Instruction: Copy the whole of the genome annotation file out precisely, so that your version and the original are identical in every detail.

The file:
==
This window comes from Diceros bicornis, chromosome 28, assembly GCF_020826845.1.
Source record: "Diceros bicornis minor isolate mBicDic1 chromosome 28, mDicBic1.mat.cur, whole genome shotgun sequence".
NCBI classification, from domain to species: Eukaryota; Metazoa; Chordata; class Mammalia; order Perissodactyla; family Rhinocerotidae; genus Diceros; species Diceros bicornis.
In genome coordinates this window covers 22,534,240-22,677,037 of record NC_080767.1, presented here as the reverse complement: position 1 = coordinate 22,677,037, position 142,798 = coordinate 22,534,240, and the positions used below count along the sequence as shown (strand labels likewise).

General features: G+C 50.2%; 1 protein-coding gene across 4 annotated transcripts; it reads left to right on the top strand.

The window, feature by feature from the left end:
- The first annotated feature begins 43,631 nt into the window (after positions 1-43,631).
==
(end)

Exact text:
This window comes from Diceros bicornis, chromosome 28, assembly GCF_020826845.1.
Source record: "Diceros bicornis minor isolate mBicDic1 chromosome 28, mDicBic1.mat.cur, whole genome shotgun sequence".
NCBI classification, from domain to species: Eukaryota; Metazoa; Chordata; class Mammalia; order Perissodactyla; family Rhinocerotidae; genus Diceros; species Diceros bicornis.
In genome coordinates this window covers 22,534,240-22,677,037 of record NC_080767.1, presented here as the reverse complement: position 1 = coordinate 22,677,037, position 142,798 = coordinate 22,534,240, and the positions used below count along the sequence as shown (strand labels likewise).

General features: G+C 50.2%; 1 protein-coding gene across 4 annotated transcripts; it reads left to right on the top strand.

The window, feature by feature from the left end:
- The first annotated feature begins 43,631 nt into the window (after positions 1-43,631).